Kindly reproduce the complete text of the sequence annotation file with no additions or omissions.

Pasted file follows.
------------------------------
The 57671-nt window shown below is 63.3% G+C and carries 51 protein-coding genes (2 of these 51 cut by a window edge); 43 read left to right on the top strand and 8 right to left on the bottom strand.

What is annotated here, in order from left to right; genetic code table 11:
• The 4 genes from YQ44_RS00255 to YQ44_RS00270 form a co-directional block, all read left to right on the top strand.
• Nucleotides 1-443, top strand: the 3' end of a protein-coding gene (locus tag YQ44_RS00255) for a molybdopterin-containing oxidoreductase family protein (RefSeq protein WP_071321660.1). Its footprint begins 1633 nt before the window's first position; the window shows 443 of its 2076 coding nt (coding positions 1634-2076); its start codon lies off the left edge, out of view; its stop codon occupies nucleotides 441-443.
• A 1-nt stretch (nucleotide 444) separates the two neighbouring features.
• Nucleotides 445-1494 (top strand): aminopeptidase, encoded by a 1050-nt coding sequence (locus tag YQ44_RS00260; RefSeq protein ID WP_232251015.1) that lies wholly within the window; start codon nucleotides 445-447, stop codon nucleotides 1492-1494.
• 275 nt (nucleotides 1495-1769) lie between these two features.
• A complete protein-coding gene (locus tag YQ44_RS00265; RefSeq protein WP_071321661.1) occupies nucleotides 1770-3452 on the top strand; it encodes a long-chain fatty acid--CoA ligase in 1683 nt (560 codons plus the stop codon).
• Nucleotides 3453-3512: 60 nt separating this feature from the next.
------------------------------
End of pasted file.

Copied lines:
The 57671-nt window shown below is 63.3% G+C and carries 51 protein-coding genes (2 of these 51 cut by a window edge); 43 read left to right on the top strand and 8 right to left on the bottom strand.

What is annotated here, in order from left to right; genetic code table 11:
• The 4 genes from YQ44_RS00255 to YQ44_RS00270 form a co-directional block, all read left to right on the top strand.
• Nucleotides 1-443, top strand: the 3' end of a protein-coding gene (locus tag YQ44_RS00255) for a molybdopterin-containing oxidoreductase family protein (RefSeq protein WP_071321660.1). Its footprint begins 1633 nt before the window's first position; the window shows 443 of its 2076 coding nt (coding positions 1634-2076); its start codon lies off the left edge, out of view; its stop codon occupies nucleotides 441-443.
• A 1-nt stretch (nucleotide 444) separates the two neighbouring features.
• Nucleotides 445-1494 (top strand): aminopeptidase, encoded by a 1050-nt coding sequence (locus tag YQ44_RS00260; RefSeq protein ID WP_232251015.1) that lies wholly within the window; start codon nucleotides 445-447, stop codon nucleotides 1492-1494.
• 275 nt (nucleotides 1495-1769) lie between these two features.
• A complete protein-coding gene (locus tag YQ44_RS00265; RefSeq protein WP_071321661.1) occupies nucleotides 1770-3452 on the top strand; it encodes a long-chain fatty acid--CoA ligase in 1683 nt (560 codons plus the stop codon).
• Nucleotides 3453-3512: 60 nt separating this feature from the next.